[governance] NTIA says ICANN "does not meet the requirements" for IANA renewal

Daniel Kalchev daniel at digsys.bg
Sun Mar 11 17:16:01 EDT 2012

About the same. Sometimes better, sometimes worse. Yet, Governments change in cycles - although it can be argued that the same (insert your favorite) sits behind the scenes no matter which 'party' rules. I have no doubt it is the same with ICANN and other power concentration bodies.

The problem with this type of 'governance', where you have central body that has the power to make decisions on their own is that it conflicts with the fundamental architecture of the Internet - a network of networks. Within Internet, each network is autonomous, has it's own governing and operational structures -- no matter how small or how large that network is. In fact, the smallest network is "equal" to the largest network in "rights" over the Internet governance, for both have to peer somehow for the Internet to exist.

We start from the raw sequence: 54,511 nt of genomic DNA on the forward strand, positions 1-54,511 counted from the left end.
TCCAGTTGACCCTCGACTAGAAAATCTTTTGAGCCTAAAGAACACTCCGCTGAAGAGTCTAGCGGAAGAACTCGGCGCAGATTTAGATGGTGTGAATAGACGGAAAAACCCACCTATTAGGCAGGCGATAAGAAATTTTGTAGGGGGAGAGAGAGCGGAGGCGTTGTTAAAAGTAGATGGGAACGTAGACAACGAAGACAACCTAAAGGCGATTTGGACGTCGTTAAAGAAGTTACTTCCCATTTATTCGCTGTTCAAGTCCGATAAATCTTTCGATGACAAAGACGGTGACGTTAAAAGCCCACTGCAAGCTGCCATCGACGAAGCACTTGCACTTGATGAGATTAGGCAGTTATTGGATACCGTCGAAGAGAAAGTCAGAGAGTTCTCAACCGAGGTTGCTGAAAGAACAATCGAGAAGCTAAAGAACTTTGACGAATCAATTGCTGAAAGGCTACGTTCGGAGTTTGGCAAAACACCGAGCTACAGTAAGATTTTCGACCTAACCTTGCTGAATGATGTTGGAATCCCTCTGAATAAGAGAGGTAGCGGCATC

ICANN was created with the concept that such an "organization for sharing the responsibility" will be able to handle the task, mainly because all stakeholders will be at parity and nobody will be able to point at others for whatever failure has happened… we have already seen some (mostly political and policy) failures. More are coming with the new gTLD program. Then, because ICANN grew "large" some came to the idea that it has to deal with international issues and even "infringe" on matters that are considered inter-governmental. This is not technical role. It is bound to fail and nobody can help it. Of course, there are no culprits, because of the "shared responsibility".

About the only way out, with regards to the current situation is if ICANN Is brave enough to spin off IANA as separate entity. Failing that, all other options will alienate ICANN with it's constituencies and might have it split in pieces.


On Mar 11, 2012, at 8:28 PM, Milton L Mueller wrote:

> And the governments’ track record?
> From: Daniel Kalchev [mailto:daniel at digsys.bg] 
> My take on this is that those lobbying will either lobby the Government(s), or ICANN (staff). 
> For the consequences this does not really matter, unfortunately.
> So in the end, it all comes down to whether the community trusts ICANN to behave. Unfortunately for ICANN this is sometimes not the case.
> Not saying Governments are any better - but we got to this situation by the ICANNs track record...
> Daniel

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